Tuesday, March 5, 2013
I’ve recently started following information from a University’s Celiac Center, and I am so grateful for the research they are doing and the information they are putting out there. However, something I read before popped up in this Center’s information the other day, and I find it bothers me, a lot. It’s the fact that time and money are being used to research a “cure” for Celiac. The thing is, there is a cure: don’t eat gluten. Of course, tons more effort goes into healing the damage that has already been done, but it’s still a cure. The idea that jumping into bed with a major pharmaceutical company so Celiacs can eat gluten, which has been found to be damaging for pretty much everyone in the world anyway, and then risk the long term effects of whatever the meds cause does not sound like a solution to me. It doesn’t sound like progress. Add to this that Celiac can be responsible for many other conditions requiring medication such as diabetes, cancer, thyroid disease, etc. If embracing a gluten-free diet heals the gut where 80% of the immune system is found, it stands to reason Celiac patients could possibly be taken off of medication for diseases caused by eating gluten, as well as avoid future health problems. Dealing with Celiac just the way it is dealt with now could help people STOP taking drugs for other diseases, and possibly not need to be put on more drugs in the future. Why is this solution not good enough? It's like Wren's pediatric GI said the day I thought I was going to get arrested for punching her: "Your kid got the best GI disease possible. Good for her! The cure is way simpler than most! High five, Mom!" I can appreciate that now.
I’m no doctor, but I would like to humbly present my top three choices for where we should be putting funds and time for Celiac research:
1. Refractory Celiac: Read about it here. Basically, refractory Celiac does not go away on a gluten-free diet, and those with it can and do die from malabsorption, cancer (a specific type I cannot recall right now), and other complications of not being able to absorb food. There are treatments, but no cure. This stuff is scary. We thought Wren had refractory when she was still struggling on a gluten-free diet, but we found out she just had E.coli. It was a weird day when I was calling D at work and saying, “Thank God, D! She has E.coli! Woo hoo! Best day EVER!!!!” I don’t recommend you get E.coli, but it was a relief over refractory Celiac if that tells you anything.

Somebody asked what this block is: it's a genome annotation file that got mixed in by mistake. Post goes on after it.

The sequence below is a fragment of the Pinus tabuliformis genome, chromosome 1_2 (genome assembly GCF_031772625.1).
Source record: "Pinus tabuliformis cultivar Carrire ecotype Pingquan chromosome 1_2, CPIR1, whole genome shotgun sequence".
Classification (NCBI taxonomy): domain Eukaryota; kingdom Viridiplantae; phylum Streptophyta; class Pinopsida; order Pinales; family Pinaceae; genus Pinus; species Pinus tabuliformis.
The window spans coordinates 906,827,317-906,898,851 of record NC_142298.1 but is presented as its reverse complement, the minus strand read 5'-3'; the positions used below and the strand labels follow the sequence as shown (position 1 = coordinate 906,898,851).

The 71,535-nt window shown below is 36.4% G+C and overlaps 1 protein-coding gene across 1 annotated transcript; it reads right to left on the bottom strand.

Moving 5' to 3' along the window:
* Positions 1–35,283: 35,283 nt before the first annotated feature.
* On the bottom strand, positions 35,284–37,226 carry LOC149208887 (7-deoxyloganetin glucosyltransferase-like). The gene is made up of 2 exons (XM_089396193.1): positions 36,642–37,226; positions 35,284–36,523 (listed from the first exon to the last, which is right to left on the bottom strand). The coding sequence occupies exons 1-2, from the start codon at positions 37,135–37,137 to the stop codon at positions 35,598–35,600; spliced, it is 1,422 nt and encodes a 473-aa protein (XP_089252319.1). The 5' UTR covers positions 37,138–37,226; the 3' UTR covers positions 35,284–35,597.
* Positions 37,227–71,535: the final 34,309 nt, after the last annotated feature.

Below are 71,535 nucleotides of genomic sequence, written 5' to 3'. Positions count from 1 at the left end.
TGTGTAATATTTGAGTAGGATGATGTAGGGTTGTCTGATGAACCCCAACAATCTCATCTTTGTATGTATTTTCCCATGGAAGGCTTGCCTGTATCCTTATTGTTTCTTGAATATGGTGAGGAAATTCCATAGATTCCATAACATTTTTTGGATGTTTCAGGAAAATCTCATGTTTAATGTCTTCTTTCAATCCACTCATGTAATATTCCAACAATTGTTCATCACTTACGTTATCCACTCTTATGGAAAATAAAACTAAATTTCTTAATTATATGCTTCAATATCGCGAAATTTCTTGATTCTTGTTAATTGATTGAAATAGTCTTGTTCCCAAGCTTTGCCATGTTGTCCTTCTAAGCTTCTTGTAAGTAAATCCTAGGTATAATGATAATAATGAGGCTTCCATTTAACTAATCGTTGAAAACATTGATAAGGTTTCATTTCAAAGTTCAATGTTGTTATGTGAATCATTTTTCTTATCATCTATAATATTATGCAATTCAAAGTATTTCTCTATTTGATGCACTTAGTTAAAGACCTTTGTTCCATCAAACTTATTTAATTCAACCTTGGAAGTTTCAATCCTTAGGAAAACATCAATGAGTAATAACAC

2. Better diagnosis tools for Celiac: I have blogged about this here. Currently, an estimated 97% of people who have Celiac do not know it. The sad part is, some of those people may have been tested and given a negative result, so they aren’t doing anything about it. We need a better way to diagnosis this disease, and we need to educate doctors, especially those who specialize in one particular area of medicine, to see the red flags and look at the whole picture of a person’s body to see if they should be tested.
3. Ways to have naturopath and nutritionist care covered for Celiacs: Not sure how a Celiac Research Center can pull this off, but it would be awesome. True healing for Wren did not come without supplements, Asyra testing, and time spent with someone who knows how the whole body works and functions as a unit. And insurance covered zilch. And we couldn’t claim the supplements. But, have no doubt, I’m sure a pharmaceutical drug with questionable side effects would have been covered, no questions asked. And yes, bitter would be an accurate word to describe my feelings about this.
Maybe I am missing a big part of why this research is being done, but I can say as someone who lives in a house where we all have or are suspected to have Celiac, and where we all live with very strict gluten-free guidelines, the payoff is worth it. I don’t want my family dependent on prescription drugs. We’ll just stay away from gluten.